the living incarnation of the famed Italian temper

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hack3rcon

Senior Member
Russian
Hello.
In below text what does "Mess with his cigars and you see the living incarnation of the famed Italian temper." mean?
"< --- > You don't bother [my father] when he's smoking, and God forbid you move his cigars or try to sneak one from him. <--->. Because of his work, my father has bus schedules and routes programmed into his brain. He also has a section devoted to his cigars: the brands he has smoked, where his cigars are in the house, and how many are left. Mess with his cigars and you see the living incarnation of the famed Italian temper."
Can it mean "When you touch his cigarts then you can imagine..."?

Thank you.

Edited to reduce quotation to 4 sentences (Rule 4). Cagey, moderator
 
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  • cointi

    Senior Member
    Polish
    To simplify: If you mess with his cigars (for example rearrange them or just touch them), you will see him get really angry.
     

    hack3rcon

    Senior Member
    Russian
    To simplify: If you mess with his cigars (for example rearrange them or just touch them), you will see him get really angry.
    Thank you, Thus "you see the living incarnation of the famed Italian temper" just mean "he get really angry" ?
     

    cointi

    Senior Member
    Polish
    There's actually more to it. I'll try to rephrase it.

    he will become a perfect example of well-known Italian anger and you will experience it

    Incarnate is a tricky word. We can talk about somebody being an incarnation (=embodiment) of evil, meaning that the abstract idea of evil is given human form. We could rephrase it as he represents pure evil.
     
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    hack3rcon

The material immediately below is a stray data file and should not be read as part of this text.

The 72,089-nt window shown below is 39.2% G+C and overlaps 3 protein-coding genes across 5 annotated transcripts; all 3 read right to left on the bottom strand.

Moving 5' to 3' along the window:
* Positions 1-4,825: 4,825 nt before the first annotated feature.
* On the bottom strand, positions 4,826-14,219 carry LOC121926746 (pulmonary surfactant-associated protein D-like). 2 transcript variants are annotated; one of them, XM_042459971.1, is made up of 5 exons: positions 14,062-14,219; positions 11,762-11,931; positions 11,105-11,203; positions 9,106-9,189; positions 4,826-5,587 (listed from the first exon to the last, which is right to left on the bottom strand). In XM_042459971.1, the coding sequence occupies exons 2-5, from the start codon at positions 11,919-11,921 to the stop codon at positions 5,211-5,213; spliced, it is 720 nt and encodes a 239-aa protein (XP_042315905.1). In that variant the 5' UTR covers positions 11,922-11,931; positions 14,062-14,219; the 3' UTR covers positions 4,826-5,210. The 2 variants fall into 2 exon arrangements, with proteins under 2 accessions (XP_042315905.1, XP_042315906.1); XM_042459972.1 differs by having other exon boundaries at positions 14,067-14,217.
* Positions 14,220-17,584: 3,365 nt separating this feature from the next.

Senior Member
    Russian
    There's actually more to it. I'll try to rephrase it.

    he will become a perfect example of well-known Italian anger and you will experience it (it suggest that he is Italian)

    Incarnate is a tricky word. We can talk about somebody being an incarnation (=embodiment) of evil, meaning that the abstract idea of evil is given human form. We could rephrase it as he represents pure evil.
    Something like a Mafia. He become upset like a gangster.
     

    cointi

    Senior Member
    Polish
    I'm not sure if that is the image that the sentence is supposed to invoke. It really depends on the broader context. I would rather guess that it plays on the stereotype which sees Italians as quite emotional and expressive people. But since I haven't read the whole story, I cannot be sure.
     

    Barque

    Senior Member
    Tamil
    I would rather guess that it plays on the stereotype which sees Italians as quite emotional and expressive people.
    I agree.
    If you mess with his cigars, he (being Italian or of Italian origin) will show you what the famous Italian temper, that you might have only heard about, actually is like.
     
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